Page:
The Los Angeles Kings are in a strange position. But it is not a strange that one would try to avoid but a position any team would welcome. The Kings have been one of the NHL’s top teams over recent years. They won a Stanley Cup two seasons ago. Then came up just short of a chance to defend their title last season, after being eliminated by the Chicago Blackhawks in the Western Conference Final.
So why is this a strange position? The Kings have been a franchise that has struggled for long periods of time. They have been a team that will be slightly successful and then drop off for another prolonged period. Now the Kings have a chance to establish themselves as a consistent force in the NHL.
If the Kings pull out another season that is capped off with a run deep into the playoffs they will have put themselves among the elite in the NHL. But if they fall short this season, it would leave a bitter taste in the mouths of all those involved with the Kings; fan, player and management alike. It would also place a sort of asterisk on the recent success of the organization.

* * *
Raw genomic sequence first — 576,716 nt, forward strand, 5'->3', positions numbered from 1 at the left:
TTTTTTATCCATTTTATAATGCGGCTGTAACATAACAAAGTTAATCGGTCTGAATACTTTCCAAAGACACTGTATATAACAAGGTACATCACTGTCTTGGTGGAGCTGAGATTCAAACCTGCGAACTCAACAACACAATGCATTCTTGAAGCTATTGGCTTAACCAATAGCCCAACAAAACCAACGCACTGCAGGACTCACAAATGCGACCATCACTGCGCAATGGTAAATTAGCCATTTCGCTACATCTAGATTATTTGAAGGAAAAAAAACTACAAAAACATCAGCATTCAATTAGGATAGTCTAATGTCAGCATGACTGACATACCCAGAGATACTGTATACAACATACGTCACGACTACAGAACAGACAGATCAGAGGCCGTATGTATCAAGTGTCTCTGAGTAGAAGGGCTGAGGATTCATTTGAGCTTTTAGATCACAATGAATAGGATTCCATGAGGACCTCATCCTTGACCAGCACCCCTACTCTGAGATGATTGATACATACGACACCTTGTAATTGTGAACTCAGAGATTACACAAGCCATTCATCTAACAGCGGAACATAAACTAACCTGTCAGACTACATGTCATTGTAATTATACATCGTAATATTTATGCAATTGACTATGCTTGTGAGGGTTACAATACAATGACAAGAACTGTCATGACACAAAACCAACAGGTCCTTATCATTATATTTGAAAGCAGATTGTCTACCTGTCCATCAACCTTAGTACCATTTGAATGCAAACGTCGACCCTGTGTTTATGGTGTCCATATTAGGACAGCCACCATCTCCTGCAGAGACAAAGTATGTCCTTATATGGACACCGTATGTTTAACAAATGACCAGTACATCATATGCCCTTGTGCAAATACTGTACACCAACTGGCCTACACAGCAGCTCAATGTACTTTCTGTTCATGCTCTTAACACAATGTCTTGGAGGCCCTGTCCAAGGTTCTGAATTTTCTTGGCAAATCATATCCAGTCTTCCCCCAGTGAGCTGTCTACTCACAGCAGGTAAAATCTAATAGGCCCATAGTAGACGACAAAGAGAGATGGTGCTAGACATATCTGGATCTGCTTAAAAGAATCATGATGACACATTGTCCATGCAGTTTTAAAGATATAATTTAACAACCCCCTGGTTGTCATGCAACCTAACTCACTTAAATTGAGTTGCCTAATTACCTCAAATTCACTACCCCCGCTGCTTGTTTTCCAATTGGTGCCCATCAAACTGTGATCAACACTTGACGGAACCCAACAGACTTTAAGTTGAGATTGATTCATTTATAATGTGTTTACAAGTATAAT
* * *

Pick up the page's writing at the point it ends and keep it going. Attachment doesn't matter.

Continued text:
Looking forward to next season, and even the couple of seasons after that, the Kings have a core of players locked up long-term that should make a consistent positive outcome more reasonable.
The Kings have Jeff Carter, Mike Richards, Dustin Brown, Drew Doughty, Slava Voynov and Jonathan Quick all locked up for more than five years. Then you have Anze Kopitar for the next three seasons, and Jarret Stoll, Justin Williams and Robyn Reghr under contract for the next two seasons.
That right there is a group of very talented hockey players that, if management wants them to, will be playing along one another for a good chunk of the rest of their career.
This should build upon an already established chemistry that has gotten the Kings into the playoffs the last four seasons, into the conference finals the last two seasons and their names engraved on the Cup two years ago.